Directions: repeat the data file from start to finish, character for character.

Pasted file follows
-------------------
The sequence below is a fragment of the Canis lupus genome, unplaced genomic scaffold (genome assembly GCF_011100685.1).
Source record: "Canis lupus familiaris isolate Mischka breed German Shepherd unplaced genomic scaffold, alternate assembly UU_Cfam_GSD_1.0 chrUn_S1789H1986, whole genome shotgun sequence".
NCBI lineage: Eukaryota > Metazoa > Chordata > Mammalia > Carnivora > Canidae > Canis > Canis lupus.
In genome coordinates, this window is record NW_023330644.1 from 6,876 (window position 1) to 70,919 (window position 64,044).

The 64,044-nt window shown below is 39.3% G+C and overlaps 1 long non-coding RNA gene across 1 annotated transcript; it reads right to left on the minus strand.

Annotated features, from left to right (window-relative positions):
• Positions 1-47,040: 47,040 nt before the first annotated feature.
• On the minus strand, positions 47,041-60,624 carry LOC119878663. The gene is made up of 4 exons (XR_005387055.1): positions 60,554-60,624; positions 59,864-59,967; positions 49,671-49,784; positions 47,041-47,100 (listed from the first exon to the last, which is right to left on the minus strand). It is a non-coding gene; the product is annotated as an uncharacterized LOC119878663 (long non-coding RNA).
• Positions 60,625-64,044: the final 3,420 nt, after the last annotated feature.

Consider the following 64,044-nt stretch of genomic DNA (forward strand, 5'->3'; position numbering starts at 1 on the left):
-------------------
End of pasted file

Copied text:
The sequence below is a fragment of the Canis lupus genome, unplaced genomic scaffold (genome assembly GCF_011100685.1).
Source record: "Canis lupus familiaris isolate Mischka breed German Shepherd unplaced genomic scaffold, alternate assembly UU_Cfam_GSD_1.0 chrUn_S1789H1986, whole genome shotgun sequence".
NCBI lineage: Eukaryota > Metazoa > Chordata > Mammalia > Carnivora > Canidae > Canis > Canis lupus.
In genome coordinates, this window is record NW_023330644.1 from 6,876 (window position 1) to 70,919 (window position 64,044).

The 64,044-nt window shown below is 39.3% G+C and overlaps 1 long non-coding RNA gene across 1 annotated transcript; it reads right to left on the minus strand.

Annotated features, from left to right (window-relative positions):
• Positions 1-47,040: 47,040 nt before the first annotated feature.
• On the minus strand, positions 47,041-60,624 carry LOC119878663. The gene is made up of 4 exons (XR_005387055.1): positions 60,554-60,624; positions 59,864-59,967; positions 49,671-49,784; positions 47,041-47,100 (listed from the first exon to the last, which is right to left on the minus strand). It is a non-coding gene; the product is annotated as an uncharacterized LOC119878663 (long non-coding RNA).
• Positions 60,625-64,044: the final 3,420 nt, after the last annotated feature.

Consider the following 64,044-nt stretch of genomic DNA (forward strand, 5'->3'; position numbering starts at 1 on the left):